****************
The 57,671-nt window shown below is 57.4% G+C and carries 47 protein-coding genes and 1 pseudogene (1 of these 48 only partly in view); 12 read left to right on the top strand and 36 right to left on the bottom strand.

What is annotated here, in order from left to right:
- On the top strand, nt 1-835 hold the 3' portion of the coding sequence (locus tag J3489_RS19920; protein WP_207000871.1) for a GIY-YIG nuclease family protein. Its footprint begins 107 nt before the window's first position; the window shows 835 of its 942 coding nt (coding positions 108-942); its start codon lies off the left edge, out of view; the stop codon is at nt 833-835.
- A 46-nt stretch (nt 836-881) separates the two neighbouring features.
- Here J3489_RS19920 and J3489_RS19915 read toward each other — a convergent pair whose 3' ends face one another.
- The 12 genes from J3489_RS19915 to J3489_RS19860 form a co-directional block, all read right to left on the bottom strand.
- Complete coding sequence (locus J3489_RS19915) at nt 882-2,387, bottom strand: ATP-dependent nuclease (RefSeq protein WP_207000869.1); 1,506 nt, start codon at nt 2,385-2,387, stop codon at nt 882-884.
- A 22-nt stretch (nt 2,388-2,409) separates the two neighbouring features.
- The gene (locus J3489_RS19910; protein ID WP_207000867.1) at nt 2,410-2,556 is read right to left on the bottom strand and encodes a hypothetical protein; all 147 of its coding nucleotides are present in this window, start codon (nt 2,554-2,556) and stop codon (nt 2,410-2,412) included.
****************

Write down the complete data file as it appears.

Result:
The 57,671-nt window shown below is 57.4% G+C and carries 47 protein-coding genes and 1 pseudogene (1 of these 48 only partly in view); 12 read left to right on the top strand and 36 right to left on the bottom strand.

What is annotated here, in order from left to right:
- On the top strand, nt 1-835 hold the 3' portion of the coding sequence (locus tag J3489_RS19920; protein WP_207000871.1) for a GIY-YIG nuclease family protein. Its footprint begins 107 nt before the window's first position; the window shows 835 of its 942 coding nt (coding positions 108-942); its start codon lies off the left edge, out of view; the stop codon is at nt 833-835.
- A 46-nt stretch (nt 836-881) separates the two neighbouring features.
- Here J3489_RS19920 and J3489_RS19915 read toward each other — a convergent pair whose 3' ends face one another.
- The 12 genes from J3489_RS19915 to J3489_RS19860 form a co-directional block, all read right to left on the bottom strand.
- Complete coding sequence (locus J3489_RS19915) at nt 882-2,387, bottom strand: ATP-dependent nuclease (RefSeq protein WP_207000869.1); 1,506 nt, start codon at nt 2,385-2,387, stop codon at nt 882-884.
- A 22-nt stretch (nt 2,388-2,409) separates the two neighbouring features.
- The gene (locus J3489_RS19910; protein ID WP_207000867.1) at nt 2,410-2,556 is read right to left on the bottom strand and encodes a hypothetical protein; all 147 of its coding nucleotides are present in this window, start codon (nt 2,554-2,556) and stop codon (nt 2,410-2,412) included.